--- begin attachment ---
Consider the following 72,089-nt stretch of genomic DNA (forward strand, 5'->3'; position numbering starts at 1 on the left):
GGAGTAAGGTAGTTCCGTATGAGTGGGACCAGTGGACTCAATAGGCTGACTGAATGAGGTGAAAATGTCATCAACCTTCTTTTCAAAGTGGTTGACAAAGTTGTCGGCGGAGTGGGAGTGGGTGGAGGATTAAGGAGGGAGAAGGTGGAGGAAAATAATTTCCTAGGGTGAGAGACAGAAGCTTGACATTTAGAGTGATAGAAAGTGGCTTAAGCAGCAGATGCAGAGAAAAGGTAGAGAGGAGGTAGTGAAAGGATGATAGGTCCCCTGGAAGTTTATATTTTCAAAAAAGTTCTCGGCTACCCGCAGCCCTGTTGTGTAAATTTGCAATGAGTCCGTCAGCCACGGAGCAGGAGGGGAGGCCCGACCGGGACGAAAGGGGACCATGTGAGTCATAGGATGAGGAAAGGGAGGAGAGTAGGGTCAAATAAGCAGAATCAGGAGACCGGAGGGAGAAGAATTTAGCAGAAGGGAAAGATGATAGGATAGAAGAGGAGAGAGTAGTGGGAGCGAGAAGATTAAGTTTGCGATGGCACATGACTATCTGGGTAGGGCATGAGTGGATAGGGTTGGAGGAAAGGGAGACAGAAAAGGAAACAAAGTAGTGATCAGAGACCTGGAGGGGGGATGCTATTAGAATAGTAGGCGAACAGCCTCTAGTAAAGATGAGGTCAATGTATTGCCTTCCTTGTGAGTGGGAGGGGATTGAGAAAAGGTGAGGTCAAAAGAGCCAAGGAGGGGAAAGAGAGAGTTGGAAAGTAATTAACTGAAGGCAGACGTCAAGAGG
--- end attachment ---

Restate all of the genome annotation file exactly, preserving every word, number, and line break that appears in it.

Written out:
Consider the following 72,089-nt stretch of genomic DNA (forward strand, 5'->3'; position numbering starts at 1 on the left):
GGAGTAAGGTAGTTCCGTATGAGTGGGACCAGTGGACTCAATAGGCTGACTGAATGAGGTGAAAATGTCATCAACCTTCTTTTCAAAGTGGTTGACAAAGTTGTCGGCGGAGTGGGAGTGGGTGGAGGATTAAGGAGGGAGAAGGTGGAGGAAAATAATTTCCTAGGGTGAGAGACAGAAGCTTGACATTTAGAGTGATAGAAAGTGGCTTAAGCAGCAGATGCAGAGAAAAGGTAGAGAGGAGGTAGTGAAAGGATGATAGGTCCCCTGGAAGTTTATATTTTCAAAAAAGTTCTCGGCTACCCGCAGCCCTGTTGTGTAAATTTGCAATGAGTCCGTCAGCCACGGAGCAGGAGGGGAGGCCCGACCGGGACGAAAGGGGACCATGTGAGTCATAGGATGAGGAAAGGGAGGAGAGTAGGGTCAAATAAGCAGAATCAGGAGACCGGAGGGAGAAGAATTTAGCAGAAGGGAAAGATGATAGGATAGAAGAGGAGAGAGTAGTGGGAGCGAGAAGATTAAGTTTGCGATGGCACATGACTATCTGGGTAGGGCATGAGTGGATAGGGTTGGAGGAAAGGGAGACAGAAAAGGAAACAAAGTAGTGATCAGAGACCTGGAGGGGGGATGCTATTAGAATAGTAGGCGAACAGCCTCTAGTAAAGATGAGGTCAATGTATTGCCTTCCTTGTGAGTGGGAGGGGATTGAGAAAAGGTGAGGTCAAAAGAGCCAAGGAGGGGAAAGAGAGAGTTGGAAAGTAATTAACTGAAGGCAGACGTCAAGAGG